Foreign Policy

  • Enduring Patience for Lasting Peace

    Despite the intractability of the Israeli-Palestinian conflict, Susan Korah reports, undaunted groups seek just solutions that benefit both sides.

    A just and lasting peace between Israel and Palestine seems as illusory as a mirage in the desert, particularly since the recent outbreak of violence following expulsion of 40 Palestinian families from Sheik Jarrah in East Jerusalem to make room for Israeli...

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  • Rebuking Canada’s African Colonialism

    In conversation with Convivium contributor Jonathon Van Maren, former career diplomat David Mulroney says Canada’s residential school past should curb its neocolonialist urges in Africa.

    “[The Trudeau government] is using foreign policy as an exotic stage from which to tell stories to its supporters back in Canada. This is a really cynical political move.”

    It is rare for a former Canadian diplomat to speak out against a sitting gover...

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  • How Sanctions Cheat Children

    Leading voices are urging Canada to rethink Middle East sanctions that make daily life a struggle just to get daily bread, Susan Korah reports.

    “Economic sanctions that afflict the poor must be lifted. I stress the word ‘poor,’” Archimandrite (head of a monastery) Georges Masri said in an e-mail from his home base in Syria. He was responding to my request for his views on the unfolding humanitarian...

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  • Canada's Complicity in Nagorno-Karabakh Bloodshed

    Most Canadians would struggle to find the remote Caucasus region on a map but that doesn’t mean our hands are clean, Susan Korah writes.

    The names Artsakh and Nagorno-Karabakh (as it’s referred to in many news headlines) don’t trip lightly off the tongues of most Canadians. And most would be hard-pressed to locate it on a map of the world. But when a lethal brew of long-simmering ethnic host...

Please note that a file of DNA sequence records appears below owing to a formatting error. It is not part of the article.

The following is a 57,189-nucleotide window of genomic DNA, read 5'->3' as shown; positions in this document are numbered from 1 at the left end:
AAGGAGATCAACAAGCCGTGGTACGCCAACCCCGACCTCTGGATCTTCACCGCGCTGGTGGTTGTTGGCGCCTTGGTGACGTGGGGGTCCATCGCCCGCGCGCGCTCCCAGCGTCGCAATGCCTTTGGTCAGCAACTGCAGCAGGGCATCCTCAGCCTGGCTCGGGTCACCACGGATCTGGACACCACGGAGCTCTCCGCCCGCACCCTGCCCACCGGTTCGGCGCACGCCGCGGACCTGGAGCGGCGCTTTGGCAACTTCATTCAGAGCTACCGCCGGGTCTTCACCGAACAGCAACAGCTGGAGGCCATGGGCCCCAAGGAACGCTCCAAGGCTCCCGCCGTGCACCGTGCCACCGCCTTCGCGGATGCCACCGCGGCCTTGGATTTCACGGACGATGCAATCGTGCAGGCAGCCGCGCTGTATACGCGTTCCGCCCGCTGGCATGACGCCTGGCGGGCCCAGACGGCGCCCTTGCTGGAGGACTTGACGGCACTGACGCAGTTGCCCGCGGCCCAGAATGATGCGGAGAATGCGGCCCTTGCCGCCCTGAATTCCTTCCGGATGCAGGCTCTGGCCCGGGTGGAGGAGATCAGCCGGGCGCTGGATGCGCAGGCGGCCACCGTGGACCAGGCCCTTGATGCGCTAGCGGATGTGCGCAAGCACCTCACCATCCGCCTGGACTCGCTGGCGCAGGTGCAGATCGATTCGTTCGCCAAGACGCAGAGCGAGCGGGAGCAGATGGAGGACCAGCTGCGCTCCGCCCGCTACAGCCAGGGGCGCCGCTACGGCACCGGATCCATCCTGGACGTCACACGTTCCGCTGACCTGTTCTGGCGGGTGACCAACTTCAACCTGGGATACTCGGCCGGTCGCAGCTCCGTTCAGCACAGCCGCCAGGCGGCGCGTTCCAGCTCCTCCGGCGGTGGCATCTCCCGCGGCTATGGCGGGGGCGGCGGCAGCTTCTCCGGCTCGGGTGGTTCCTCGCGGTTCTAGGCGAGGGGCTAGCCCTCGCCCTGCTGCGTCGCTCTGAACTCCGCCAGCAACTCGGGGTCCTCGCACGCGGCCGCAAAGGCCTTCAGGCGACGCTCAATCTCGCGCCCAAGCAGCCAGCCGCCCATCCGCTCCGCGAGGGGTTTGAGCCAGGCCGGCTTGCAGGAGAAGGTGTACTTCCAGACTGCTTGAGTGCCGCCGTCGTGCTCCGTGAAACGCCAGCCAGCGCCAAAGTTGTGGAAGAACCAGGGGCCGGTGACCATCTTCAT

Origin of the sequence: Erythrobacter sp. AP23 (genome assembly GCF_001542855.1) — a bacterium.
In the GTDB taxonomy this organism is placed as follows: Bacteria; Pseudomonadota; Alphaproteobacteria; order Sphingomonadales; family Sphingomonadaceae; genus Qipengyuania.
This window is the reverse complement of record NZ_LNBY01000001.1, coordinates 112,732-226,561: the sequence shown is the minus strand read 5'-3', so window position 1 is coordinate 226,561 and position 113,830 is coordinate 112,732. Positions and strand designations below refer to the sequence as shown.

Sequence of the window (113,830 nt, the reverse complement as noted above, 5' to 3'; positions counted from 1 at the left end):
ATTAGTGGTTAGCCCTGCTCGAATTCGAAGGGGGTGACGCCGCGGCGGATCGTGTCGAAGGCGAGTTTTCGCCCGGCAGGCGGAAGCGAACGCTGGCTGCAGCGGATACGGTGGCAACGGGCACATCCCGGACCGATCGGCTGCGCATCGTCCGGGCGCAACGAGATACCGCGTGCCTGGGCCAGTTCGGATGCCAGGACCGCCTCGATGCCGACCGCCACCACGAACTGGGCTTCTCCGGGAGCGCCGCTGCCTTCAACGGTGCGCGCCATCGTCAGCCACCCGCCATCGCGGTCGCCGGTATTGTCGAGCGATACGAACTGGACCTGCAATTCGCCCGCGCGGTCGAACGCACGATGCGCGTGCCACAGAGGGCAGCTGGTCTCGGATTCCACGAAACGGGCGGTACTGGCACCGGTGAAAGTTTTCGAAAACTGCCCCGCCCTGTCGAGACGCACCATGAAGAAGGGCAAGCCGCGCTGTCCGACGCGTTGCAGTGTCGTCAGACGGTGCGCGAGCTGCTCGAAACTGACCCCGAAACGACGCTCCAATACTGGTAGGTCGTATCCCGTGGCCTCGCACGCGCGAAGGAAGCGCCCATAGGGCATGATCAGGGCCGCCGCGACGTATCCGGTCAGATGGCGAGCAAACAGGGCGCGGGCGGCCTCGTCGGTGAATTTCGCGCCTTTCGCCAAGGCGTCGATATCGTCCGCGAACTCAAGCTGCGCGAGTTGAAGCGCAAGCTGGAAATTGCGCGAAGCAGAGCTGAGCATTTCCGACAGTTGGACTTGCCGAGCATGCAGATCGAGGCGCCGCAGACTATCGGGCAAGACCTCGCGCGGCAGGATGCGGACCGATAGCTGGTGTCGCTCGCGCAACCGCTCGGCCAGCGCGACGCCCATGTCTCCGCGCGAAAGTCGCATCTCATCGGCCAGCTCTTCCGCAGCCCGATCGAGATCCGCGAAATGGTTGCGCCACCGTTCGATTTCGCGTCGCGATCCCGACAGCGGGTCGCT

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  • Is Canada Deaf to Religious Persecution?

    In a world awakening to the catastrophe of anti-faith violence, Canada has apparently hit the snooze button on the alarm, reports Convivium contributor Susan Korah.

    The Canadian election of October 2019 will clearly not be fought and won on the killing fields of the Middle East or in Uyghur re-education camps in China. But a foreign policy that pays little more than lip service to an important aspect of international h...

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  • China's Imperial Brutality

    The death sentence handed to a Canadian convicted of drug smuggling reminded the world that China is the world’s top state executioner. But as former MP and veteran human rights observer David Kilgour tells Convivium readers, Beijing’s vicious persecution of its own minority populations rivals Maoist-era inhumanity.

    About 20 million Muslim and Turkic-speaking Uyghurs, who make up the largest community in China’s far-west province of Xinjiang, are facing brutal repression by police and others acting on behalf of the Beijing government.

    After Mao Zedong occupied X...

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  • Finding Strength In Civic Culture

    Against the seemingly intractable problems of world hotspots such as the Middle East, it can sometimes seem naïve to continue seeking solutions. The real answer, says former MP John Weston, isn’t surrender but cultivation of a civic culture that moulds people to believe they can make a difference.

    Last month at the 10th annual Manning Networking Conference in Ottawa, I had the honour of speaking on a panel entitled "Canada and the Mideast,” along with Shuvaloy Majumdar and Melissa Lantsman.

    “Shuv” has served as the policy director to successiv...

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  • Jerusalem and Peace

    Is peace in the Middle East possible? Today Father Raymond J. de Souza reflects on the significance of President Trump's decision to recognize Jerusalem as the capital of Israel.

    The decision by President Donald Trump to recognize Jerusalem as the capital of Israel has provoked much reaction. I commented upon ...

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  • Re-evaluating Russia

    Father Raymond J de Souza delivers an analysis of Prime Minister Trudeau's promotion of Chrystia Freeland to foreign minister and Russia's position on the world stage. 

    The Cold War rom-com starring Robin Williams was called Moscow on the Hudson. The main character, a circus musician, defects from the Soviet Union at the perfume counter of Bloomingdale’s. This week, the media circus was a few blocks away at Trump ...

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  • Pig Blood and Glowing Sand